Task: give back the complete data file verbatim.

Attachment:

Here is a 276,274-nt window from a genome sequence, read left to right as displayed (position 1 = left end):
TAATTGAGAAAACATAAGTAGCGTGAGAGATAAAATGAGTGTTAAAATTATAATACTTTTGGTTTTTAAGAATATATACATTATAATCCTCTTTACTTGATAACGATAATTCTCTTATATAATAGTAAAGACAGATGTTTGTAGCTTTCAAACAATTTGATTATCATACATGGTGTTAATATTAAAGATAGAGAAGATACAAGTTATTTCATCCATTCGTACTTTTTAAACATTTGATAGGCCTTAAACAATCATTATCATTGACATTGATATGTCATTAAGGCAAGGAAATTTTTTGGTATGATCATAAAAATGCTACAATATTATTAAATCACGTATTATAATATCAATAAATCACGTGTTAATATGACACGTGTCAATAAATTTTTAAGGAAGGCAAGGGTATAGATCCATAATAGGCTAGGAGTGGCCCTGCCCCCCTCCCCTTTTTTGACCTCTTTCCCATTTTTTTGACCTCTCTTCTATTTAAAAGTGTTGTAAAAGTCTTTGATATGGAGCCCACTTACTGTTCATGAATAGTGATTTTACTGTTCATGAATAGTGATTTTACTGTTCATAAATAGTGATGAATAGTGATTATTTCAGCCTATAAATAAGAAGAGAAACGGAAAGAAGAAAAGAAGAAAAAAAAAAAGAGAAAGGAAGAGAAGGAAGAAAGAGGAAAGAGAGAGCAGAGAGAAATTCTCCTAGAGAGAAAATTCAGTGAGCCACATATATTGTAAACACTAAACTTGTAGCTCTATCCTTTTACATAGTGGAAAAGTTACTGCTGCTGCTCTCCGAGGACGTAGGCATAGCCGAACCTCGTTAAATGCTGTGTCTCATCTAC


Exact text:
Here is a 276,274-nt window from a genome sequence, read left to right as displayed (position 1 = left end):
TAATTGAGAAAACATAAGTAGCGTGAGAGATAAAATGAGTGTTAAAATTATAATACTTTTGGTTTTTAAGAATATATACATTATAATCCTCTTTACTTGATAACGATAATTCTCTTATATAATAGTAAAGACAGATGTTTGTAGCTTTCAAACAATTTGATTATCATACATGGTGTTAATATTAAAGATAGAGAAGATACAAGTTATTTCATCCATTCGTACTTTTTAAACATTTGATAGGCCTTAAACAATCATTATCATTGACATTGATATGTCATTAAGGCAAGGAAATTTTTTGGTATGATCATAAAAATGCTACAATATTATTAAATCACGTATTATAATATCAATAAATCACGTGTTAATATGACACGTGTCAATAAATTTTTAAGGAAGGCAAGGGTATAGATCCATAATAGGCTAGGAGTGGCCCTGCCCCCCTCCCCTTTTTTGACCTCTTTCCCATTTTTTTGACCTCTCTTCTATTTAAAAGTGTTGTAAAAGTCTTTGATATGGAGCCCACTTACTGTTCATGAATAGTGATTTTACTGTTCATGAATAGTGATTTTACTGTTCATAAATAGTGATGAATAGTGATTATTTCAGCCTATAAATAAGAAGAGAAACGGAAAGAAGAAAAGAAGAAAAAAAAAAAGAGAAAGGAAGAGAAGGAAGAAAGAGGAAAGAGAGAGCAGAGAGAAATTCTCCTAGAGAGAAAATTCAGTGAGCCACATATATTGTAAACACTAAACTTGTAGCTCTATCCTTTTACATAGTGGAAAAGTTACTGCTGCTGCTCTCCGAGGACGTAGGCATAGCCGAACCTCGTTAAATGCTGTGTCTCATCTAC